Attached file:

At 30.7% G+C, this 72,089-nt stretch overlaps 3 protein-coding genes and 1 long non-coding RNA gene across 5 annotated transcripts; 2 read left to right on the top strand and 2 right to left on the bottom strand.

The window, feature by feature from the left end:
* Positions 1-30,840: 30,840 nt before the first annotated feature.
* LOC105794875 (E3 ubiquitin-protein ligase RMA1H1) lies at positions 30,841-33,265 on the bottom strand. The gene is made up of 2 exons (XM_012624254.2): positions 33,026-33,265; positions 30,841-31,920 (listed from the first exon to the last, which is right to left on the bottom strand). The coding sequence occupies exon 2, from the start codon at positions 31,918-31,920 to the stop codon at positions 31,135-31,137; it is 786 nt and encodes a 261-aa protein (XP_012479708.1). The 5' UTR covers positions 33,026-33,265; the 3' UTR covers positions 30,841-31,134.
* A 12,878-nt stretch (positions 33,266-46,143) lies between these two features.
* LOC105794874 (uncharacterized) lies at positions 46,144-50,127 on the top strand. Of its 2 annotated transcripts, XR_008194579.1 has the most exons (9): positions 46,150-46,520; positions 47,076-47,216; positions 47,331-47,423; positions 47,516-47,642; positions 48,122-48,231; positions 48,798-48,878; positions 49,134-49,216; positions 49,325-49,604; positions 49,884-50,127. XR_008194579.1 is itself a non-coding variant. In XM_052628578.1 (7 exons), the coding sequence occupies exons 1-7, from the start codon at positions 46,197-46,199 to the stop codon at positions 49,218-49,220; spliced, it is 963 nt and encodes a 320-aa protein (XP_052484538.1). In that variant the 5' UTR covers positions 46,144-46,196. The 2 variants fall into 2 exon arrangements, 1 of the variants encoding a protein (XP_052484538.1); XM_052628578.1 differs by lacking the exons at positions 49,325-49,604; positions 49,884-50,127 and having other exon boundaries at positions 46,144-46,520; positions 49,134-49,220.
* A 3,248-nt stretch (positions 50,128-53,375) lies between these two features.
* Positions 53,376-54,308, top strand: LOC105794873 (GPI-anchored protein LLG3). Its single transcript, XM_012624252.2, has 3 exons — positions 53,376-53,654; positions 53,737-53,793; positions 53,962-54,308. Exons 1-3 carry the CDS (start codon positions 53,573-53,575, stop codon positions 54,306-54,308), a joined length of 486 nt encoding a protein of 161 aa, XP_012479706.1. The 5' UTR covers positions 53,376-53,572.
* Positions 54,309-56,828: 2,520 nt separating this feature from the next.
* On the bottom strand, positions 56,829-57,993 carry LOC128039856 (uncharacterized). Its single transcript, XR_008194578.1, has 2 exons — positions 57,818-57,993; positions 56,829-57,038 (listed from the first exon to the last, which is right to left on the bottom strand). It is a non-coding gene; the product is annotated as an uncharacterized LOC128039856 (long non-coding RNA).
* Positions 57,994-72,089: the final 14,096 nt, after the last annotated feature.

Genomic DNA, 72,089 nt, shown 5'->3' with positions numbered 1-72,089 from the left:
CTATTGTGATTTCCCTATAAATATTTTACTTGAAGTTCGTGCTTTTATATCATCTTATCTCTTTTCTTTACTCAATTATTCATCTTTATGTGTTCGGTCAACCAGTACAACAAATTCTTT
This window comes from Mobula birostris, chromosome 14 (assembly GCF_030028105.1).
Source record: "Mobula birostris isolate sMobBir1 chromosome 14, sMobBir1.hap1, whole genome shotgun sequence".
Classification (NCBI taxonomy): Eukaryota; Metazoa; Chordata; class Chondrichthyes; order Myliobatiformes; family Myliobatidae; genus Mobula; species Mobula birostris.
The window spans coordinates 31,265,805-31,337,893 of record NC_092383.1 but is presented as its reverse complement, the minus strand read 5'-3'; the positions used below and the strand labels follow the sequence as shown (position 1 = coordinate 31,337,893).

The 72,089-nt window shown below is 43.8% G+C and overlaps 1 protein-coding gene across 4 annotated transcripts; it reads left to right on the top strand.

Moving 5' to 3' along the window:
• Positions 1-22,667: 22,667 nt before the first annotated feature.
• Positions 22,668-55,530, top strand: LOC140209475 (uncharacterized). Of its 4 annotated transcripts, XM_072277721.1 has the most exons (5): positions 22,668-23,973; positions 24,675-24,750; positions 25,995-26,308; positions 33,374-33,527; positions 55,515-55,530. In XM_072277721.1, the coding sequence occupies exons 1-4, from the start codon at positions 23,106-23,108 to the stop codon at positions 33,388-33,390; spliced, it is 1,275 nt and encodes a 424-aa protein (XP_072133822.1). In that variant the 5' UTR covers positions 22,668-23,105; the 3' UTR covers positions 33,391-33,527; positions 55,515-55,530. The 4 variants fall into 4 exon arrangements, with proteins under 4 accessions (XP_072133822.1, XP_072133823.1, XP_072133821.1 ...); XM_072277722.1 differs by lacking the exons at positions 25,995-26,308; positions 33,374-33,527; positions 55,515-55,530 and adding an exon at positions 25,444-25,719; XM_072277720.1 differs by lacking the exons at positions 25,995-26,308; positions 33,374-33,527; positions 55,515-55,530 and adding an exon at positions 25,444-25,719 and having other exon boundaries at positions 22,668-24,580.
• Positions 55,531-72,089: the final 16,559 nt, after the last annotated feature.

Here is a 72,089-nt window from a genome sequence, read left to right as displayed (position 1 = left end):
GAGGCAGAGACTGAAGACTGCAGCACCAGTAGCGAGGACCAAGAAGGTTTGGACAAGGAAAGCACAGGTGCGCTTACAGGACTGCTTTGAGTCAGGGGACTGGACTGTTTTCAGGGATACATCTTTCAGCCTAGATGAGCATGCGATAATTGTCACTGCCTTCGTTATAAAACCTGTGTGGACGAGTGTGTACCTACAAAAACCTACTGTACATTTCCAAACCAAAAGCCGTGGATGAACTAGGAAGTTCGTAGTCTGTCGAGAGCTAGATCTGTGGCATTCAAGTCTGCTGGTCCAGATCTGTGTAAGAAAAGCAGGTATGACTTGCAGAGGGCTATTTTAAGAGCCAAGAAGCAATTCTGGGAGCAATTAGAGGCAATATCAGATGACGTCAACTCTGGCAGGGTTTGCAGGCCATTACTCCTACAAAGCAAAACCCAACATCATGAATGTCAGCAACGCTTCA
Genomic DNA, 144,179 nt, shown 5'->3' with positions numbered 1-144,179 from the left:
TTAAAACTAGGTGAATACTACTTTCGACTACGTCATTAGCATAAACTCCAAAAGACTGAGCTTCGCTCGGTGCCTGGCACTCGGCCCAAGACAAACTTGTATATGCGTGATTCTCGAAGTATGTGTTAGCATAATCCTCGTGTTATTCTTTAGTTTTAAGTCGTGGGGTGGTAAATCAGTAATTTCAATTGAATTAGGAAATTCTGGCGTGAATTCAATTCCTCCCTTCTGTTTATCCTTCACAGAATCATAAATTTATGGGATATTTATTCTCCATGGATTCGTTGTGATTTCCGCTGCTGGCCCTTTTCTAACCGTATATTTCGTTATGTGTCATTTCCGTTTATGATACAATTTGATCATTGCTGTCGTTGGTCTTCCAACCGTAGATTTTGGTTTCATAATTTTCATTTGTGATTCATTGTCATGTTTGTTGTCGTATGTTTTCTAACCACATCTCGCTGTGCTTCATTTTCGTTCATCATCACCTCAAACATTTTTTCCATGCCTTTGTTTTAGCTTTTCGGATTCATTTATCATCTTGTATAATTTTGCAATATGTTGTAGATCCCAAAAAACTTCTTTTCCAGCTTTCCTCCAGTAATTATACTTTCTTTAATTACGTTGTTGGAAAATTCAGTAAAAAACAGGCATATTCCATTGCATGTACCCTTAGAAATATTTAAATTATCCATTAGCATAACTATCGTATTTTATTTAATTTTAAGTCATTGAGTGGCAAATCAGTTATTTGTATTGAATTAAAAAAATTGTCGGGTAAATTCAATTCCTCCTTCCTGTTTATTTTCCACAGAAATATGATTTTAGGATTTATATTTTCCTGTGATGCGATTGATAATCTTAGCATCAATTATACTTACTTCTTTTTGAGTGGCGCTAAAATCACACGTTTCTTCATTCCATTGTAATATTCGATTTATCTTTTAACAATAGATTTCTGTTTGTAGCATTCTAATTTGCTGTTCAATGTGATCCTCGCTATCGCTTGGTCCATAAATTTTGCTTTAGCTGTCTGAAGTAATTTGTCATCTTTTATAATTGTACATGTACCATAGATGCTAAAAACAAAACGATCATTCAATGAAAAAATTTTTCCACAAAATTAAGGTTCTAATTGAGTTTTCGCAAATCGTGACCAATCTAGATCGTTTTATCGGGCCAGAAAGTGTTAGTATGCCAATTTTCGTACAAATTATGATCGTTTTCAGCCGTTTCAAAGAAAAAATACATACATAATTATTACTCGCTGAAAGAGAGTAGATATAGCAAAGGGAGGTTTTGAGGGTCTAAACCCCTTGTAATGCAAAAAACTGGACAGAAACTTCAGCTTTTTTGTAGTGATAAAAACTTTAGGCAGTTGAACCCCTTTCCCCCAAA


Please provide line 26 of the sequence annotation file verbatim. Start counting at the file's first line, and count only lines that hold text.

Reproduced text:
TTAAAACTAGGTGAATACTACTTTCGACTACGTCATTAGCATAAACTCCAAAAGACTGAGCTTCGCTCGGTGCCTGGCACTCGGCCCAAGACAAACTTGTATATGCGTGATTCTCGAAGTATGTGTTAGCATAATCCTCGTGTTATTCTTTAGTTTTAAGTCGTGGGGTGGTAAATCAGTAATTTCAATTGAATTAGGAAATTCTGGCGTGAATTCAATTCCTCCCTTCTGTTTATCCTTCACAGAATCATAAATTTATGGGATATTTATTCTCCATGGATTCGTTGTGATTTCCGCTGCTGGCCCTTTTCTAACCGTATATTTCGTTATGTGTCATTTCCGTTTATGATACAATTTGATCATTGCTGTCGTTGGTCTTCCAACCGTAGATTTTGGTTTCATAATTTTCATTTGTGATTCATTGTCATGTTTGTTGTCGTATGTTTTCTAACCACATCTCGCTGTGCTTCATTTTCGTTCATCATCACCTCAAACATTTTTTCCATGCCTTTGTTTTAGCTTTTCGGATTCATTTATCATCTTGTATAATTTTGCAATATGTTGTAGATCCCAAAAAACTTCTTTTCCAGCTTTCCTCCAGTAATTATACTTTCTTTAATTACGTTGTTGGAAAATTCAGTAAAAAACAGGCATATTCCATTGCATGTACCCTTAGAAATATTTAAATTATCCATTAGCATAACTATCGTATTTTATTTAATTTTAAGTCATTGAGTGGCAAATCAGTTATTTGTATTGAATTAAAAAAATTGTCGGGTAAATTCAATTCCTCCTTCCTGTTTATTTTCCACAGAAATATGATTTTAGGATTTATATTTTCCTGTGATGCGATTGATAATCTTAGCATCAATTATACTTACTTCTTTTTGAGTGGCGCTAAAATCACACGTTTCTTCATTCCATTGTAATATTCGATTTATCTTTTAACAATAGATTTCTGTTTGTAGCATTCTAATTTGCTGTTCAATGTGATCCTCGCTATCGCTTGGTCCATAAATTTTGCTTTAGCTGTCTGAAGTAATTTGTCATCTTTTATAATTGTACATGTACCATAGATGCTAAAAACAAAACGATCATTCAATGAAAAAATTTTTCCACAAAATTAAGGTTCTAATTGAGTTTTCGCAAATCGTGACCAATCTAGATCGTTTTATCGGGCCAGAAAGTGTTAGTATGCCAATTTTCGTACAAATTATGATCGTTTTCAGCCGTTTCAAAGAAAAAATACATACATAATTATTACTCGCTGAAAGAGAGTAGATATAGCAAAGGGAGGTTTTGAGGGTCTAAACCCCTTGTAATGCAAAAAACTGGACAGAAACTTCAGCTTTTTTGTAGTGATAAAAACTTTAGGCAGTTGAACCCCTTTCCCCCAAA